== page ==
You see highway 395 took us through the Eastern Sierra Nevada Mountain Range, past Mount Whitney, the highest mountain in North America, up around 8,000 feet and higher, then through Carson City (Lake Tahoe is just above Carson City), and then to Reno which is basically in the Nevada Desert.

I usually wear a light long sleeve type of t-shirt on hot days to protect my skin from the sun, and blue jeans. I know I should wear an armored fabric type of jacket, and I am in the process of trying to find a good one.

My old lady also wears long sleeves, and usually always wears chaps as well.

On Friday, due to traffic conditions, an accident in a bad spot where a biker went down due to a defective road under construction, the heat, and the extreme traffic in Reno again due to construction and the fact that lane splitting is illegal in Nevada, Liz and I were totally spent by the time we got to Reno.

A view from the Reno Street Vibrations 2011
A view from the Reno Street Vibrations 2011

My new Electra Glide Ultra got so hot that it almost cooked that day.

We tried as best as we could to hydrate along the way, but I think that we over did it on Friday. We both almost suffered severe heat stroke by the time we got to Reno. We were both dizzy and sick upon arrival.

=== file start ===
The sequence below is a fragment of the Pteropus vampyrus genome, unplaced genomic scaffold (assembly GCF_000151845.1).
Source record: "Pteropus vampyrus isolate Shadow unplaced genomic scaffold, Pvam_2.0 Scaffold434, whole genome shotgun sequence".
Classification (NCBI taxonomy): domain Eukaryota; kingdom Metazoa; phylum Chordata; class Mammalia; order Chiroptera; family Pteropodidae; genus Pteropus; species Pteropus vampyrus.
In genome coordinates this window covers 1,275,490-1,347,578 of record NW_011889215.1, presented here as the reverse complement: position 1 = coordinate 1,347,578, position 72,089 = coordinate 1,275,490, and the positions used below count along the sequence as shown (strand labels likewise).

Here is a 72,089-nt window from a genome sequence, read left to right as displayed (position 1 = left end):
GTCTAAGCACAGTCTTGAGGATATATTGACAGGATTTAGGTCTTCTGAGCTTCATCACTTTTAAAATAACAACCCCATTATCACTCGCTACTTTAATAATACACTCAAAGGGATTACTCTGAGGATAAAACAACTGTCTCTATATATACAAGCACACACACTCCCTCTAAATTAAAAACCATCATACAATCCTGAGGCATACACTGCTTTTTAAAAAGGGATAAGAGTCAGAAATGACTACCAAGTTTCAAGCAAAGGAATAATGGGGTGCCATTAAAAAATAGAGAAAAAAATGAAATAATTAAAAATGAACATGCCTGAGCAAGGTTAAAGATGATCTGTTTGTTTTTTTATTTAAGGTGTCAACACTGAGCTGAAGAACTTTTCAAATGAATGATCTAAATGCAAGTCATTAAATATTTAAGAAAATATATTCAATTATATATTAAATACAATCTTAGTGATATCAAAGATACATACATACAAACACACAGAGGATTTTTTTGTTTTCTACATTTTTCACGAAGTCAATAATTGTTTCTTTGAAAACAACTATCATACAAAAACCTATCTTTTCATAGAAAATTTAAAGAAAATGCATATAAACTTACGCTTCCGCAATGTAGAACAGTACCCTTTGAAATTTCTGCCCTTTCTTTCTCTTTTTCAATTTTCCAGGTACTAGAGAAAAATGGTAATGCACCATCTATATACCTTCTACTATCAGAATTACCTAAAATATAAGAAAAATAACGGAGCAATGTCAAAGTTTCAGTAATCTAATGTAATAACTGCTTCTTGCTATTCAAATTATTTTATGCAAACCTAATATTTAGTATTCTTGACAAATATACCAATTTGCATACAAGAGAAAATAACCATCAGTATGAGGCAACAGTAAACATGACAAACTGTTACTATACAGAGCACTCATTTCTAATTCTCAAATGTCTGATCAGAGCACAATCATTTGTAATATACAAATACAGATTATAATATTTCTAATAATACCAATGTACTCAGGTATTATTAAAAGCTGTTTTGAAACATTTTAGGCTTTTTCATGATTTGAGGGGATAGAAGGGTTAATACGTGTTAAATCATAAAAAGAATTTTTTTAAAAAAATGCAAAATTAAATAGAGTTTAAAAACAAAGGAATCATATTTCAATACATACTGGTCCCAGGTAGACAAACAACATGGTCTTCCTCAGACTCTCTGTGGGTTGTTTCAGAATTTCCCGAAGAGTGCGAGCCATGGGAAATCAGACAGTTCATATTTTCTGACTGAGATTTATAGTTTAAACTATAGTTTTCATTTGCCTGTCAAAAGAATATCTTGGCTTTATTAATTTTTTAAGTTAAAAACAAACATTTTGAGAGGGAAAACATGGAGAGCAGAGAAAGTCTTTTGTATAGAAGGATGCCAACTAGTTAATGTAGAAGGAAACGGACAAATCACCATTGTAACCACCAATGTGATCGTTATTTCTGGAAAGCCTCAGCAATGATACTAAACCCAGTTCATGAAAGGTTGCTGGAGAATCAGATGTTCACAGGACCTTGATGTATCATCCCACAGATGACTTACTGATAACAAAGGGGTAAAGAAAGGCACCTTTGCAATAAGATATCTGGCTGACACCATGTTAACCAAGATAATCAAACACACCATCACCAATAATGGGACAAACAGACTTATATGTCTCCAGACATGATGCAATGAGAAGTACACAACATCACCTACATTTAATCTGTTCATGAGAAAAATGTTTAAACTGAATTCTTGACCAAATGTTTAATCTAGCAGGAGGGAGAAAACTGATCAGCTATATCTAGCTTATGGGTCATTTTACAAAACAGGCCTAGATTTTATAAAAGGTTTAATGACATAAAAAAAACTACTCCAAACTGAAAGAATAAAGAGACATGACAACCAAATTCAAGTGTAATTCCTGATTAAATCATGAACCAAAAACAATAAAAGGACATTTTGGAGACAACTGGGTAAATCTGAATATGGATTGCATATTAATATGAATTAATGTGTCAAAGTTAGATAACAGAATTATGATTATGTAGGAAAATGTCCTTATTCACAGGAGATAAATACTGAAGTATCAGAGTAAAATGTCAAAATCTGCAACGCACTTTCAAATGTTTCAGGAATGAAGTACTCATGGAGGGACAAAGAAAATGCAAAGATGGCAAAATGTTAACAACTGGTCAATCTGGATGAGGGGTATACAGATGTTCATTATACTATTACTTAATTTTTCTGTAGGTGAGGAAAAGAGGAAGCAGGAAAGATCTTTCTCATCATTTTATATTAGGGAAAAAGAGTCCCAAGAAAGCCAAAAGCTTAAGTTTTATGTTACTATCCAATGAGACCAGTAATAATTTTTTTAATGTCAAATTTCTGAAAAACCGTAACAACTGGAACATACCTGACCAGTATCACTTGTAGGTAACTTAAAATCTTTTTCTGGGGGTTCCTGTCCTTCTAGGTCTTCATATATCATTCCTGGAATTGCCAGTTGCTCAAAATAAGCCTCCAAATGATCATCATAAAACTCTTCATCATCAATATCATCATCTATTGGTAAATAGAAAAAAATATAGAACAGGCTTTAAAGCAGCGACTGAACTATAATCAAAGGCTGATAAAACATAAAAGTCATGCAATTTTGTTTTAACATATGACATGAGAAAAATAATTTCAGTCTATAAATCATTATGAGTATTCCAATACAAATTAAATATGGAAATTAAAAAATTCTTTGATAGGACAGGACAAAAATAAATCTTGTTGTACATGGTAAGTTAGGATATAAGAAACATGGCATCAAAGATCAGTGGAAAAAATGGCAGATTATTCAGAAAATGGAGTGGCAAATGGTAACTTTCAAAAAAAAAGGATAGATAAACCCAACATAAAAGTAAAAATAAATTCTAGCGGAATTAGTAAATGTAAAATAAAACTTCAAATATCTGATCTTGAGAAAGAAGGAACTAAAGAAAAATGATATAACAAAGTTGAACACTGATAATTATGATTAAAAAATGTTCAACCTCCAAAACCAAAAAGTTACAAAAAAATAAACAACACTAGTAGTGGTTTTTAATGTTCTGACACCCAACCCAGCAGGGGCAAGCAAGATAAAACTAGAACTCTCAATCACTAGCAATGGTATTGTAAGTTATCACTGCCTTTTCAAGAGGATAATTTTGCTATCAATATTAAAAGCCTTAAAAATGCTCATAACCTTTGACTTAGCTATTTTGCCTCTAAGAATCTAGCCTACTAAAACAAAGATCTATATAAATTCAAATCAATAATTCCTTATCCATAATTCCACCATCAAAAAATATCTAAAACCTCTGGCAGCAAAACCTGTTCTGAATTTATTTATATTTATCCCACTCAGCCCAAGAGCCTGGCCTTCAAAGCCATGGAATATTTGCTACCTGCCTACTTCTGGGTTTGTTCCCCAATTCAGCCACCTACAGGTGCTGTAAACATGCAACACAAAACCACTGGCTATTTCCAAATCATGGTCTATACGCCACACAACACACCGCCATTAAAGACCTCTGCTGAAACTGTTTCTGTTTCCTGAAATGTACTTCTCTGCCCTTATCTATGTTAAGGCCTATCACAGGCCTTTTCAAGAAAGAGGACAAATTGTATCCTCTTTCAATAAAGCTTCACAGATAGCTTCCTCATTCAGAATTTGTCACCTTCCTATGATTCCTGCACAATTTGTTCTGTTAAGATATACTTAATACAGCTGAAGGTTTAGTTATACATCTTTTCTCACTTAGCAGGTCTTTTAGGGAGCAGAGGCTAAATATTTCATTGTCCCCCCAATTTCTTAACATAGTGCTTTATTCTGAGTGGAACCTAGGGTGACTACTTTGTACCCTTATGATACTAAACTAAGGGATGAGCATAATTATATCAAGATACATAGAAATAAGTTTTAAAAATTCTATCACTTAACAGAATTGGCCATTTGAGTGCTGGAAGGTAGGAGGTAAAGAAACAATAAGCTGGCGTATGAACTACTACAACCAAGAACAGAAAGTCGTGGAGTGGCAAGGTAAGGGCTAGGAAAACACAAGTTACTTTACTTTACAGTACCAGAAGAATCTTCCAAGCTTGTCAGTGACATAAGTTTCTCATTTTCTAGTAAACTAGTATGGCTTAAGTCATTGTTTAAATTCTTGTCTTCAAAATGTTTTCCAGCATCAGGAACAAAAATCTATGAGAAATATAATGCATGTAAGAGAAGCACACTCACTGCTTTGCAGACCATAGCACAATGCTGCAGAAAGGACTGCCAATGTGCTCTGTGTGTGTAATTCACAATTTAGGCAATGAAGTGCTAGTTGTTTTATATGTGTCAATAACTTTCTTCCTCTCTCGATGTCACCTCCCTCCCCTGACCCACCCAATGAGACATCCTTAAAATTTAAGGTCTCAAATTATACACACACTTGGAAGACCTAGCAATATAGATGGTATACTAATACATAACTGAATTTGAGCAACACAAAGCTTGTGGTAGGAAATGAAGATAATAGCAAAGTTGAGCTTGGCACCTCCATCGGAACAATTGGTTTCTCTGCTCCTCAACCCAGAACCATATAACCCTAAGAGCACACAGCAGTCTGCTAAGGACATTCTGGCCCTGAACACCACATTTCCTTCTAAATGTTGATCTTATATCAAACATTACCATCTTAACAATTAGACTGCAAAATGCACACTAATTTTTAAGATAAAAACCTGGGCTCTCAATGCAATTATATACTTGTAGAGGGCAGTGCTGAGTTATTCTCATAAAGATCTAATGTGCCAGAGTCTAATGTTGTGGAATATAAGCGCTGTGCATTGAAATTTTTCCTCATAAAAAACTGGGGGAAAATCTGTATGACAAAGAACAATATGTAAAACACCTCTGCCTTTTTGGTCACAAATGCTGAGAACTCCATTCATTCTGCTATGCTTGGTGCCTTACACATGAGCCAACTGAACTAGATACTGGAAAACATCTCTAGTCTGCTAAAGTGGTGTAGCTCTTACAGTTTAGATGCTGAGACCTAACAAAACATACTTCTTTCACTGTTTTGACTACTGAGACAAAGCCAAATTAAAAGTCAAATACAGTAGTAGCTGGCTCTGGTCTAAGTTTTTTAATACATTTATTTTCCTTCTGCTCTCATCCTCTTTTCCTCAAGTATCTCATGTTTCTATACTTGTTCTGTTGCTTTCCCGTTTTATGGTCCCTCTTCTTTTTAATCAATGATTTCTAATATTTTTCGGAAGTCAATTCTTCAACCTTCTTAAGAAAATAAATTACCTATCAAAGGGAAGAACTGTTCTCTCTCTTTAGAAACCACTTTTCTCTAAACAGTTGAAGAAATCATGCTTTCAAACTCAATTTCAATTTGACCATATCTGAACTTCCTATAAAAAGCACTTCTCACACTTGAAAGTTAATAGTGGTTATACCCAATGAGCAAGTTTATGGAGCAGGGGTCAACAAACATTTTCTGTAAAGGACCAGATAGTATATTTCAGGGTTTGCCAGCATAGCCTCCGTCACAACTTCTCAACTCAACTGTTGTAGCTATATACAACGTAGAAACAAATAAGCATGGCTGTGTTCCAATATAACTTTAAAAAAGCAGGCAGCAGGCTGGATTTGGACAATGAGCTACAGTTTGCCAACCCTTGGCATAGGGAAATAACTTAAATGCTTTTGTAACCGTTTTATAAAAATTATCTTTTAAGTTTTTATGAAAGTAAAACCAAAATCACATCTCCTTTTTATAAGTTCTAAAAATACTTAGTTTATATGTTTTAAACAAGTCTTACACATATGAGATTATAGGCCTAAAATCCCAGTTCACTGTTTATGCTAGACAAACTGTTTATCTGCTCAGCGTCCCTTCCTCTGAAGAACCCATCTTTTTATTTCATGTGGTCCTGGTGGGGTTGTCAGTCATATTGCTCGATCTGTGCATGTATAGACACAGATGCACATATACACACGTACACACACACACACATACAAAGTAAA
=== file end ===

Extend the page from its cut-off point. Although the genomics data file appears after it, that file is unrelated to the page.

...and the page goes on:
I was in such a rush to get to Reno; I ignored my basic riding principals!

In the future, I will make sure we take more breaks, hydrate more, and give ourselves more time to get to a long destination.

450 miles in one day riding two up, is a very long ride under any circumstances. In heat it can be tough.

On the way back from Reno, it was warm when we left, but soon, when we got up into the mountains, we suffered severe weather. There was lighting storms, rain, hail, and cold. Imagine going from warm to very cold in just a few miles.

I let Liz use my chaps since she left hers with a friend by mistake, I put a sweatshirt on, my leather jacket, my gauntlet gloves, and we proceeded through the severe weather.

Upon reaching Lone Pine, we stopped to get some food at the Mt. Whitney Restaurant. (A great local restaurant with damn good food.)

Lone Pine is a tourist town along the 395 which caters to people on their way to see Mt. Whitney and Yosemite.